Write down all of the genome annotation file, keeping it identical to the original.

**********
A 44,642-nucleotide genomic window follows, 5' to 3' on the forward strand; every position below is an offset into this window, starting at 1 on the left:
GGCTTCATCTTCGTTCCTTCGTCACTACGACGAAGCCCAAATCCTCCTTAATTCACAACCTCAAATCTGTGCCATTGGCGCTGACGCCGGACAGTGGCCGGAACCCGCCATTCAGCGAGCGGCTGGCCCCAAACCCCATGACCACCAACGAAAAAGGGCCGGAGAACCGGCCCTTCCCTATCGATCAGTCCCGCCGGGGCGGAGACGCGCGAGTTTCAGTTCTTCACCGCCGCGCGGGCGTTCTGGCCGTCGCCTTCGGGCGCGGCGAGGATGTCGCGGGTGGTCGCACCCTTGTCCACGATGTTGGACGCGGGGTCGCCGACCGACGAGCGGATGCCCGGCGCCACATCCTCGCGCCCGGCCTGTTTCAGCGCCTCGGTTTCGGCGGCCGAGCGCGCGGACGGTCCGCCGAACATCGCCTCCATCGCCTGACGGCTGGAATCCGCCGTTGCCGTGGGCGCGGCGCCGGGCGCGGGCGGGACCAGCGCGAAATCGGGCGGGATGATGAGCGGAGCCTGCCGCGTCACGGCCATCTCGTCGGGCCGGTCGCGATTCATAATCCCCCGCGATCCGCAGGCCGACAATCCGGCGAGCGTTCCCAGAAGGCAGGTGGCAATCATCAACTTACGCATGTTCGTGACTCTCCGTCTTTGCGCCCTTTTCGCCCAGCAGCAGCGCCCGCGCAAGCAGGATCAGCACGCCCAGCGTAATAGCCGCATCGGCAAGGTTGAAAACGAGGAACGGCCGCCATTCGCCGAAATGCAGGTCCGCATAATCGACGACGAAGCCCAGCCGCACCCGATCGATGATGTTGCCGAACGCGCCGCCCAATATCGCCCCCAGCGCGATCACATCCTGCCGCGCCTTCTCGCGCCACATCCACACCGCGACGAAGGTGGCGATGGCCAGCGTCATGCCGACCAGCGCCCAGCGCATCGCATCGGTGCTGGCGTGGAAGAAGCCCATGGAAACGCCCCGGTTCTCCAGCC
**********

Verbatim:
A 44,642-nucleotide genomic window follows, 5' to 3' on the forward strand; every position below is an offset into this window, starting at 1 on the left:
GGCTTCATCTTCGTTCCTTCGTCACTACGACGAAGCCCAAATCCTCCTTAATTCACAACCTCAAATCTGTGCCATTGGCGCTGACGCCGGACAGTGGCCGGAACCCGCCATTCAGCGAGCGGCTGGCCCCAAACCCCATGACCACCAACGAAAAAGGGCCGGAGAACCGGCCCTTCCCTATCGATCAGTCCCGCCGGGGCGGAGACGCGCGAGTTTCAGTTCTTCACCGCCGCGCGGGCGTTCTGGCCGTCGCCTTCGGGCGCGGCGAGGATGTCGCGGGTGGTCGCACCCTTGTCCACGATGTTGGACGCGGGGTCGCCGACCGACGAGCGGATGCCCGGCGCCACATCCTCGCGCCCGGCCTGTTTCAGCGCCTCGGTTTCGGCGGCCGAGCGCGCGGACGGTCCGCCGAACATCGCCTCCATCGCCTGACGGCTGGAATCCGCCGTTGCCGTGGGCGCGGCGCCGGGCGCGGGCGGGACCAGCGCGAAATCGGGCGGGATGATGAGCGGAGCCTGCCGCGTCACGGCCATCTCGTCGGGCCGGTCGCGATTCATAATCCCCCGCGATCCGCAGGCCGACAATCCGGCGAGCGTTCCCAGAAGGCAGGTGGCAATCATCAACTTACGCATGTTCGTGACTCTCCGTCTTTGCGCCCTTTTCGCCCAGCAGCAGCGCCCGCGCAAGCAGGATCAGCACGCCCAGCGTAATAGCCGCATCGGCAAGGTTGAAAACGAGGAACGGCCGCCATTCGCCGAAATGCAGGTCCGCATAATCGACGACGAAGCCCAGCCGCACCCGATCGATGATGTTGCCGAACGCGCCGCCCAATATCGCCCCCAGCGCGATCACATCCTGCCGCGCCTTCTCGCGCCACATCCACACCGCGACGAAGGTGGCGATGGCCAGCGTCATGCCGACCAGCGCCCAGCGCATCGCATCGGTGCTGGCGTGGAAGAAGCCCATGGAAACGCCCCGGTTCTCCAGCC